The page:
The 4bbl to 2bbl adapter is a waste as far as flow goes. Given the hole size of the 4bbl squeezing through the holes of a 2bbl does nothing but run rich when opening, looks cool, but black exhaust out the tailpipe doesn't make you go faster. If the intake is made of aluminum, then you could modify it by welding in a 4bbl plenum, then tune the 4bbl to be the proper fuel/air ratio through jetting. Unless you can do this, stick with a 2bbl carb.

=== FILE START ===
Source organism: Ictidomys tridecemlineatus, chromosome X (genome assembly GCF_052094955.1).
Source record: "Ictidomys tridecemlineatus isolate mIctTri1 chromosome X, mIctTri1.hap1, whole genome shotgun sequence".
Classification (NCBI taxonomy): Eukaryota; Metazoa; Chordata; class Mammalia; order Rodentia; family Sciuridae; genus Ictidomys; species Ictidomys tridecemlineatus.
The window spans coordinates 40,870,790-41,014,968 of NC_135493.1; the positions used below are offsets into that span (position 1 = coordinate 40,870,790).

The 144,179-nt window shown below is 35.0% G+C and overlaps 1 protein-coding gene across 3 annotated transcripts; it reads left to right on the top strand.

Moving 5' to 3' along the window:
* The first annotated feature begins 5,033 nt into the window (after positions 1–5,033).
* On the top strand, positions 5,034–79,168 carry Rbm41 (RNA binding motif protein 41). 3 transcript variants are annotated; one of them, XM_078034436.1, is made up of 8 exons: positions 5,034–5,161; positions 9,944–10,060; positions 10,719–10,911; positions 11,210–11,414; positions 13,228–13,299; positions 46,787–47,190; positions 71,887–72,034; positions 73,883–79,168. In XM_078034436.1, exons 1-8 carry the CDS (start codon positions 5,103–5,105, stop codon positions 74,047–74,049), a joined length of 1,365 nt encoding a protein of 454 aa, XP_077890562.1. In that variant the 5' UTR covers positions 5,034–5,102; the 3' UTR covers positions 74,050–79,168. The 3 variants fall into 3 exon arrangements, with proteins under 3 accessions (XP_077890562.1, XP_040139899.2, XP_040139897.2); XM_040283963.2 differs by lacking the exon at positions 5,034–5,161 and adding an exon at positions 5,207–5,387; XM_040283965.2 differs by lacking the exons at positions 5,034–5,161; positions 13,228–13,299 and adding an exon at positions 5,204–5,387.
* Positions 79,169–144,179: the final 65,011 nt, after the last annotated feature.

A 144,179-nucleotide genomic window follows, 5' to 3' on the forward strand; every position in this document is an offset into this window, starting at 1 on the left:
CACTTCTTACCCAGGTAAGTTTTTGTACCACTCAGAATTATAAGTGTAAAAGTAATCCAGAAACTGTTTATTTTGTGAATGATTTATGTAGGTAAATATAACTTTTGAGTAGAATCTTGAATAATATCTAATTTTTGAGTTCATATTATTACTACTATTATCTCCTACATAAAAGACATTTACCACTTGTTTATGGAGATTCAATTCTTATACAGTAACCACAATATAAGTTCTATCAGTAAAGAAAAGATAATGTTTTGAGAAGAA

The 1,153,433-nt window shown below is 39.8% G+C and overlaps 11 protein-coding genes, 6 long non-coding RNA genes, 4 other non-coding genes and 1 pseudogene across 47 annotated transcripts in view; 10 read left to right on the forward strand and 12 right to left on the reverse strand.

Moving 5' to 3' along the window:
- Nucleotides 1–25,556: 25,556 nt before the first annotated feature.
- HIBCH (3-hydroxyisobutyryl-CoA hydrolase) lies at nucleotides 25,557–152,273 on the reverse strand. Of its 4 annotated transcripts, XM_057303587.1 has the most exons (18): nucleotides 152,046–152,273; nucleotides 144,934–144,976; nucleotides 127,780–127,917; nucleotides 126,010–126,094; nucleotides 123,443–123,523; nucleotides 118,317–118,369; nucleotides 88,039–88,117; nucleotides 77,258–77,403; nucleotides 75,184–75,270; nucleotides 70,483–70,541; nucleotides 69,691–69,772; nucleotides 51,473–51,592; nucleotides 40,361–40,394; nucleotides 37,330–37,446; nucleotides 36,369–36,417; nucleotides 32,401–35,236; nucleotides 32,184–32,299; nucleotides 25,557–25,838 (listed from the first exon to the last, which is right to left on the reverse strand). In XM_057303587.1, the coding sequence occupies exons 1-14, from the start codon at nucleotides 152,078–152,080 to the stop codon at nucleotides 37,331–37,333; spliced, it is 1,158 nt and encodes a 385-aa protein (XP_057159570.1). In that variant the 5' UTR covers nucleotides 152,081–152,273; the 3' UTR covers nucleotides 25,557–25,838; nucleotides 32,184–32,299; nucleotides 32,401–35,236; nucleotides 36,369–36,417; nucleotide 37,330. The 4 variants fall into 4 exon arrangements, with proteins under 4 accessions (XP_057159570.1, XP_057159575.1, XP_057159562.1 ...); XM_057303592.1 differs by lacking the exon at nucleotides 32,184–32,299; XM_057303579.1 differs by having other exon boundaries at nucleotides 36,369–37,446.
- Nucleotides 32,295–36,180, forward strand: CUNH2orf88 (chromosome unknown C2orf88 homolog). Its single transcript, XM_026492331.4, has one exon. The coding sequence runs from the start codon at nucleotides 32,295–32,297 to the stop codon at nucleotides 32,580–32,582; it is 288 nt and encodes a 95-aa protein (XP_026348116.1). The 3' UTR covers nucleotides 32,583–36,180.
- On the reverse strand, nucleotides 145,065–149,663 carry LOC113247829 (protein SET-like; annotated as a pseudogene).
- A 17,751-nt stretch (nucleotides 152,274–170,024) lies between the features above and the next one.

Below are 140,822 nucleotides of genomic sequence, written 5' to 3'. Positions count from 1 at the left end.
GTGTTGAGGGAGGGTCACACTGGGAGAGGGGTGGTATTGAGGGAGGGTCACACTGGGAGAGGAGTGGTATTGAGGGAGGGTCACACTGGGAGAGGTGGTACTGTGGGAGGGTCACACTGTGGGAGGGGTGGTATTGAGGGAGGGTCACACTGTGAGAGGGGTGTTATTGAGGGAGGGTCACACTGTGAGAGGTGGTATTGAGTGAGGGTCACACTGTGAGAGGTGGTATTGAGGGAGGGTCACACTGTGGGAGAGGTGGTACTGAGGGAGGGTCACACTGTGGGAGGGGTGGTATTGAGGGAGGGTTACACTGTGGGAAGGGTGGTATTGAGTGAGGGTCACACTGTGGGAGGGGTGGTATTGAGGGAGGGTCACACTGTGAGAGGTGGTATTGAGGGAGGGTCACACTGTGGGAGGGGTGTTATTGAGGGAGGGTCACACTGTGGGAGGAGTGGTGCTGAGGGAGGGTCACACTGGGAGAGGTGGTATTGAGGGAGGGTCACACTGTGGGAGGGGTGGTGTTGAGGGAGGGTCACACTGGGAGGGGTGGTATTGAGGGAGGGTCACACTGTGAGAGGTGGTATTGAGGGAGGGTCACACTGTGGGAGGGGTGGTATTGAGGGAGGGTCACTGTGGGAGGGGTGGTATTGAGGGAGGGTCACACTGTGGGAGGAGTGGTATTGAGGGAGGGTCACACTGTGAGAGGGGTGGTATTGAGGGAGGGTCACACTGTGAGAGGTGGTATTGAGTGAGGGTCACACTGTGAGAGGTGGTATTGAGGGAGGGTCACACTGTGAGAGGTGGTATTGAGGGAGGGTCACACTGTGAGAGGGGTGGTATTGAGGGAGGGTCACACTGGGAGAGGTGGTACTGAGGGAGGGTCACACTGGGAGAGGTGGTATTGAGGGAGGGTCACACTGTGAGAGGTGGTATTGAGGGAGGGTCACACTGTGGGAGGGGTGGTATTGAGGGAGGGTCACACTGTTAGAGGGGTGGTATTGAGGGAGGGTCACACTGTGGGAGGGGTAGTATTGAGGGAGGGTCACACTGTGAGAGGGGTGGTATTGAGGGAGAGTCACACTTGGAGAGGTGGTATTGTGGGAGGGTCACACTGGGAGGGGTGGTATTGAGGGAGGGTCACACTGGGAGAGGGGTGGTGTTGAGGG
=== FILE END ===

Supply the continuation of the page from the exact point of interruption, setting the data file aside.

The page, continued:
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Well, the carb/intake setup is up to you, if you have or can get a 4bbl aluminum intake, the 500cfm carb shown is a nice carb, easy to tune and performs well. The setup picture you show is at least double the size that is capable to flow through the intake so it is a waste, so no performance or economy can be had with this setup. With that, if you have the 4bbl intake it will improve, or, if the intake is aluminum for slant six, aluminum is a lot easier to adapt (cut and TIG) a 4bbl plenum into the aluminum intake and allow her to breathe properly, the runners are large enough to handle 500cfm in this manner.